Airbus blue-sky thinking promises green aircraft
AIRCRAFT of the future could be catapulted into the air, flock like birds and glide in to land to save millions of tonnes of fuel.
The radical vision for greener flying by 2050 was unveiled today by Airbus, one of the world’s two largest plane makers, in response to growing pressure to curb aviation emissions.
The firm outlined how technology could be harnessed to cut the large amount of fuel used for take-off, while consumption is cut at cruising altitude by aircraft “surfing” behind each other.
Planes could also land with idle engines if air traffic control was improved to give them an uninterrupted descent path.
The report outlined how aircraft could become lighter and quieter by being propelled airborne using an electro-magnetic track along runways.
Comparing this to a “comfortable children’s funfair ride” rather than a “high-octane, white knuckle theme park”, Airbus said it would enable planes to climb more steeply to reach cruising altitude faster. Further ahead, the company said a similar system could even be used for landings, dispensing with the need for landing gear.
Airbus said aircraft taking off would be accelerated along the runway using a track system powered by renewable energy, although it admitted that “acceptable acceleration and deceleration limits of passengers would need to be determined”.
This could also cut runway lengths by a third.
Planes on long-haul routes could then fly in formation like birds to save fuel. This could be achieved by aircraft reducing drag by “surfing” on the energy created by swirling air currents from the wing tips of the aircraft ahead.
Airbus said with more sophisticated communications, planes could fly some 20 wingspans apart, rather than the four-mile separation currently required.
Further fuel savings were predicted if air traffic control improvements allowed aircraft to descend without being diverted into “stacks”.
Airbus said this would enable planes to glide towards runways with their engines idle.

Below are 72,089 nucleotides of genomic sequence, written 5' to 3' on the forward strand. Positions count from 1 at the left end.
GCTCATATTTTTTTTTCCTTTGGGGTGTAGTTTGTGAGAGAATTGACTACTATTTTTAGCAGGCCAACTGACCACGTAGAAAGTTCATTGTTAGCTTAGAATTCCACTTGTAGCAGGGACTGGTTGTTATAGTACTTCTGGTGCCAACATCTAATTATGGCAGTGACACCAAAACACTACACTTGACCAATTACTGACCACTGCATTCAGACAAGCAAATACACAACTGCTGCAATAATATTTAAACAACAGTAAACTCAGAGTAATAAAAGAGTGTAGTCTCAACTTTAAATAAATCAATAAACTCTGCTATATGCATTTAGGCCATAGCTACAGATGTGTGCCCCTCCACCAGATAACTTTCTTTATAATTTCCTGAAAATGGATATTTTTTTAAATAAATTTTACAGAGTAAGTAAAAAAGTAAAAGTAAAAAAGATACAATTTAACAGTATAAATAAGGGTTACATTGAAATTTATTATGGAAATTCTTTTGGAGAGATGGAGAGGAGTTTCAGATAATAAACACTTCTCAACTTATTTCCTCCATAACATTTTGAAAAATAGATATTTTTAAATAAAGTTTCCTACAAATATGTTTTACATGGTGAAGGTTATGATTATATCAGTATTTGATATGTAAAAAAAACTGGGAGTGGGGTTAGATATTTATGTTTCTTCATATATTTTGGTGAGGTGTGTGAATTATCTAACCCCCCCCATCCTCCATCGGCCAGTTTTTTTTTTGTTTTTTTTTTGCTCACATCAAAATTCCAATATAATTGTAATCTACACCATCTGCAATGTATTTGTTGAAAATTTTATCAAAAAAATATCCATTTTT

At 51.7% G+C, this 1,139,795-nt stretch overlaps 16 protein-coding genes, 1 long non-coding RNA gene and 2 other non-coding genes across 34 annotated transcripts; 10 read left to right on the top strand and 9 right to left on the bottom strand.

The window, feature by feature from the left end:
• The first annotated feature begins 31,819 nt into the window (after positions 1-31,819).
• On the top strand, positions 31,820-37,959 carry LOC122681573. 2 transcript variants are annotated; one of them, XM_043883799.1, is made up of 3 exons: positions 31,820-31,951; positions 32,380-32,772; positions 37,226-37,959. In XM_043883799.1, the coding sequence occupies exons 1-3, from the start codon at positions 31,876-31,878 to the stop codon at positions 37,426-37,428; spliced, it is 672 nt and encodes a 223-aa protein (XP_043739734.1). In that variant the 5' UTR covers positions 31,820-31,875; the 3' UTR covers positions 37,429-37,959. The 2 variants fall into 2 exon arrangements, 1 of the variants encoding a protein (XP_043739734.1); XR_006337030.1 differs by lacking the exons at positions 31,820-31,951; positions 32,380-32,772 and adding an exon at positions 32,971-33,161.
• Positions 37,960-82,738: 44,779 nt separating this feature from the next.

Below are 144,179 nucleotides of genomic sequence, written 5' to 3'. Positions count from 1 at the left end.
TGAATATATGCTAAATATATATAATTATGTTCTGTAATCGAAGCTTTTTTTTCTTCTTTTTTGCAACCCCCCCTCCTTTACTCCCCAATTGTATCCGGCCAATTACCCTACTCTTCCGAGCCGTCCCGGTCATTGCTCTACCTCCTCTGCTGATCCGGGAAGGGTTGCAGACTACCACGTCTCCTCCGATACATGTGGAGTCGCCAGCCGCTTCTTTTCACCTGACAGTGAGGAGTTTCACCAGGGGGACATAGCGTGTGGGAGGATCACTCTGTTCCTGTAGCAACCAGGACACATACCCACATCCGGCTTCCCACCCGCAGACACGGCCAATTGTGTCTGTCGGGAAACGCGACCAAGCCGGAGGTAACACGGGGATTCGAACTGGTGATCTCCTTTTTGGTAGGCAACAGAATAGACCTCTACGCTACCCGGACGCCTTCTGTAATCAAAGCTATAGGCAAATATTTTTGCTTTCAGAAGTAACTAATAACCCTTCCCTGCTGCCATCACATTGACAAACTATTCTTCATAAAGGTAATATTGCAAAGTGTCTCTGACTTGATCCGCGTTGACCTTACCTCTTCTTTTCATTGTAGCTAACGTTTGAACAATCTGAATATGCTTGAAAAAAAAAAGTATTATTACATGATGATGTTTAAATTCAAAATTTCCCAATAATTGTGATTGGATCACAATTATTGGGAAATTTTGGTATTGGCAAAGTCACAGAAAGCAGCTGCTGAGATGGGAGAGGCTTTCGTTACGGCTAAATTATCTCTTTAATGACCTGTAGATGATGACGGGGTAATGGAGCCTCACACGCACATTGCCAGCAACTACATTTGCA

Charles Champion, the firm’s executive vice-president for engineering, said: “We know people want to fly more in the future and our forecasts support this. We also know that they don’t want to fly at any cost.
“Our focus is on meeting this continuous growth in demand, keeping the passenger, our customers and the environment at the centre of our thinking.”
He said savings from the better use of current technology could amount to nine million tonnes of fuel a year, but such innovations could increase this further.
Aviation experts welcomed the document, although green campaigners were sceptical.
Professor Marin Guenov, head of aerospace engineering at Cranfield University in Bedfordshire, said: “I find the vision challenging, exciting and largely feasible, subject to not only economic but also safety and security constraints”.
But a WWF Scotland spokesman said: “Despite all the promised efficiency gains, the aviation industry’s desire to keep on growing is incompatible with the urgent need to curb climate emissions from this sector.”
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Weather for Edinburgh
Saturday 25 May 2013
Temperature: 5 C to 17 C
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Wind direction: West
Temperature: 8 C to 17 C
Wind Speed: 14 mph
Wind direction: West